Imelda Marcos sentenced to six years in corruption case

Widow of Philippine dictator convicted over Swiss bank accounts but unlikely to be jailed

FILE PHOTO: Philippines Former First Lady and Congresswoman Imelda Marcos waves to supporters as she takes part in the announcement of her son BongBong Marcos' vice-presidential candidacy, in Manila Philippines October 10, 2015.  REUTERS/Erik De Castro/File Photo

Imelda Marcos was found guilty of corruption on Friday and ordered arrested in a rare conviction for the former Philippine first lady accused with her late dictator husband of embezzling billions of dollars from state coffers.

However, Marcos, 89, can appeal the ruling and post bail, which would allow her to remain free while the case grinds through the country's notoriously slow justice system.

The verdict from the anti-graft Sandiganbayan court orders her to serve a minimum of six years behind bars over charges the Marcoses funneled roughly $200 million (Dh740m) through Swiss foundations decades ago.

Ferdinand Marcos, who along with cronies was accused of pilfering $10 billion from the Philippines, fled with his family to the US after a people's uprising ended his 20-year rule in 1986.

Marcos died in 1989 while still in exile. But his heirs later returned to Manila and have since staged a political comeback. Imelda Marcos is currently a congresswoman.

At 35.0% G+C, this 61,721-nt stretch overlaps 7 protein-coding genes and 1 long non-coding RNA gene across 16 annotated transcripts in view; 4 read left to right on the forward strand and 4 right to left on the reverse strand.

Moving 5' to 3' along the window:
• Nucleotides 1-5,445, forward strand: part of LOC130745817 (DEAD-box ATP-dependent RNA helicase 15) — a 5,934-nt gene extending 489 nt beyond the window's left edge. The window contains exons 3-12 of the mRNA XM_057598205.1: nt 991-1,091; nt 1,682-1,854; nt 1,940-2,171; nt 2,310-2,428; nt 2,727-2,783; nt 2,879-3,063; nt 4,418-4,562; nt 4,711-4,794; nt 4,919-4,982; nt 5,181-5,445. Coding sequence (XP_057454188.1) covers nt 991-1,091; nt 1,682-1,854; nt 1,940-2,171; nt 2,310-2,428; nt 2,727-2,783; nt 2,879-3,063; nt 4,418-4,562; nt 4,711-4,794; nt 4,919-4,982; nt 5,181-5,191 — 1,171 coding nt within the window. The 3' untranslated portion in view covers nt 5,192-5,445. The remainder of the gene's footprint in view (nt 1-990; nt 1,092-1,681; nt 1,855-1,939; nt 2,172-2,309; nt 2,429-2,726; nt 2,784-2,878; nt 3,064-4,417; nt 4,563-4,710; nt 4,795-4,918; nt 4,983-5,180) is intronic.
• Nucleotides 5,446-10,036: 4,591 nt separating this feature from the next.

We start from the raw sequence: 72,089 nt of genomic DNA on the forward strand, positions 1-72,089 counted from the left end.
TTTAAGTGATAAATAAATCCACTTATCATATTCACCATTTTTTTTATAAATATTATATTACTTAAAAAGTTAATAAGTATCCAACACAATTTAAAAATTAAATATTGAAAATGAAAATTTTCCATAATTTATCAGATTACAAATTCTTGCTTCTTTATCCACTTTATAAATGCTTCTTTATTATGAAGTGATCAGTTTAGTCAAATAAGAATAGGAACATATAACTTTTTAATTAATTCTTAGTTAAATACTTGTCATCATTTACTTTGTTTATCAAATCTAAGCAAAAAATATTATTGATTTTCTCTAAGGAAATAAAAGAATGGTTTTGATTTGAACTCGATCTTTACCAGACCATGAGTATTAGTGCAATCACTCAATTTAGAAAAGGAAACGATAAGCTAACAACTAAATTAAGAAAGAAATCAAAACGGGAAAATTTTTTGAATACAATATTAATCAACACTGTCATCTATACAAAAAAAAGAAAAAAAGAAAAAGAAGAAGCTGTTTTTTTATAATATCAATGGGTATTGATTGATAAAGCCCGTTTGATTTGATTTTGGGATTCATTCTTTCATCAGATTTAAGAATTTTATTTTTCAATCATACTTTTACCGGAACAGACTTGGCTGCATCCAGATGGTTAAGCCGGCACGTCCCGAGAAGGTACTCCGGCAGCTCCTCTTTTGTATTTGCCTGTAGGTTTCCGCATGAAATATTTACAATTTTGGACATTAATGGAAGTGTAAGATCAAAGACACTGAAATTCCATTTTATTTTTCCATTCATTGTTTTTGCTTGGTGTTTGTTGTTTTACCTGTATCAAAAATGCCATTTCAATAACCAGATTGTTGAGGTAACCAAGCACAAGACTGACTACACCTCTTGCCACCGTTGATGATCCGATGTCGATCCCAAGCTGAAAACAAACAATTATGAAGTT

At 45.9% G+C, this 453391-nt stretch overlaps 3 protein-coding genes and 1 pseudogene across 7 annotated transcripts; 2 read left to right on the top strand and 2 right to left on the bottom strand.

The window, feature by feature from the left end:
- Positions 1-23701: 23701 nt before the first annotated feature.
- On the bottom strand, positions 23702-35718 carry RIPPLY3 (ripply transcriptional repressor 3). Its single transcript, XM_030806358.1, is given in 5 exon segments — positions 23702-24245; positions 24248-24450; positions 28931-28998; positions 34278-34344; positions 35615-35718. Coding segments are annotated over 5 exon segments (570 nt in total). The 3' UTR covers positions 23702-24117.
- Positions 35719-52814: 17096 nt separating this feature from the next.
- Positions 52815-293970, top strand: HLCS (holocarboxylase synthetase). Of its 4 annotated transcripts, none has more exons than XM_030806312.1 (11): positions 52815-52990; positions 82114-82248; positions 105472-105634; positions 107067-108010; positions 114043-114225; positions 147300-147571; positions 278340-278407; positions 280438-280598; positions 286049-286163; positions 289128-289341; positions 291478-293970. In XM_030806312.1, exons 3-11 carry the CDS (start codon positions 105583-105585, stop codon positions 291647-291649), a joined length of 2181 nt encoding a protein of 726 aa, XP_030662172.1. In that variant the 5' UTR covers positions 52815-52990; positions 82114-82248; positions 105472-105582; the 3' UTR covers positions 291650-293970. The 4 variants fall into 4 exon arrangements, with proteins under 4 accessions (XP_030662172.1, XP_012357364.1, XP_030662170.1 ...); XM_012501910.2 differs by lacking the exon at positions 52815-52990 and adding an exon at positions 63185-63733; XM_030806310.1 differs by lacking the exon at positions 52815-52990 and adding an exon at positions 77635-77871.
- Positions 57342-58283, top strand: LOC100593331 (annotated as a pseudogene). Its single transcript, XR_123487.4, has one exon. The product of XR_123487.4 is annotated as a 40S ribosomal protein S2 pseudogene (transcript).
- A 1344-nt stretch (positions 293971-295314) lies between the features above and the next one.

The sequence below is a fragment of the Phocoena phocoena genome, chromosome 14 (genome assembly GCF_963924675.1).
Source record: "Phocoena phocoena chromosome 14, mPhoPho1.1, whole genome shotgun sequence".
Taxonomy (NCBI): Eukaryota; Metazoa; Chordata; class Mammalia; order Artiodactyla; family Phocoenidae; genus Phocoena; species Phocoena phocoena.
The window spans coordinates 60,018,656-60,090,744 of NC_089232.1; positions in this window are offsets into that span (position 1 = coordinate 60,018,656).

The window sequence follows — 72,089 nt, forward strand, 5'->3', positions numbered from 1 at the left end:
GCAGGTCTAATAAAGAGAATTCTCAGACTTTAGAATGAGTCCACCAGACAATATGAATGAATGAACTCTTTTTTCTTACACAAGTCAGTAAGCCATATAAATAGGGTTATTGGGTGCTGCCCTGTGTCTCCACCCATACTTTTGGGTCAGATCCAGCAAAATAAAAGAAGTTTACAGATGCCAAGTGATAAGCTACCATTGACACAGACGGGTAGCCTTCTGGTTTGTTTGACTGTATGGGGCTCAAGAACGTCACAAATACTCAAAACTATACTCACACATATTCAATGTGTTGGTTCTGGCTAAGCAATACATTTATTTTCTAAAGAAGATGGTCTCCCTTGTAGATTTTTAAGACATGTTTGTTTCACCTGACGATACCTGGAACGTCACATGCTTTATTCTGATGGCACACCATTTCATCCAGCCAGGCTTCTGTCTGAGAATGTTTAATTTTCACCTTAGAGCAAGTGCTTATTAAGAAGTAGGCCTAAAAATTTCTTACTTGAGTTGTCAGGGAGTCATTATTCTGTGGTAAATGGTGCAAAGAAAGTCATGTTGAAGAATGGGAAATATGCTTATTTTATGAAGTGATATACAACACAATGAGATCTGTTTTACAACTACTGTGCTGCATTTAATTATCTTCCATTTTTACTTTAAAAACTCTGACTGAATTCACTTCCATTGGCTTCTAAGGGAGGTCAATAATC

As a government official in the Marcos administration, Imelda was barred by law from having any financial interest from the Swiss foundations, said the ruling.

"The couple opened all those accounts in Switzerland, and they used pseudonyms to hide their ownership. The president chose William Saunders and Imelda Marcos used Jane Ryan," special prosecutor Ryan Quilala told reporters.

Marcos's lawyers could not be reached, while a press aide told AFP there was no immediate comment.


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Court officials said Marcos would be able to avoid incarceration by posting an as yet undetermined bail and has the right to appeal her conviction to the nation's highest legal authority, the Supreme Court.

The body has previously undone a case against her, overturning a 24-year jail sentence in 1993 on graft charges. She ran for congress and won while her appeal was under way.

The family's notoriety stems back to Ferdinand Marcos declaring martial law in 1972. That allowed him to shutter the legislature, muzzle the free press and jail or kill those who opposed his dictatorship.

In the decades since Marcos's ouster the effort to recover the pilfered money has been halting and uneven.

However, the Philippine Supreme Court in 2003 ordered $680m in funds stashed by the Marcoses in Swiss banks to be handed to the government.

The funds had earlier been turned over by the Swiss judiciary after concluding that the funds were stolen from the Manila government.

The younger generation of Marcoses have led high-profile careers, despite the dark past associated with their name.

Imelda and Ferdinand's daughter Imee Marcos is the governor of the family's northern stronghold of Ilocos Norte province and helped bankroll the 2016 election campaign of President Rodrigo Duterte, according to him.

Imelda's son, also named Ferdinand, almost won the separate election for vice president that year.

He has put the count under protest and hopes to run for president after Mr Duterte's term ends in mid-2022.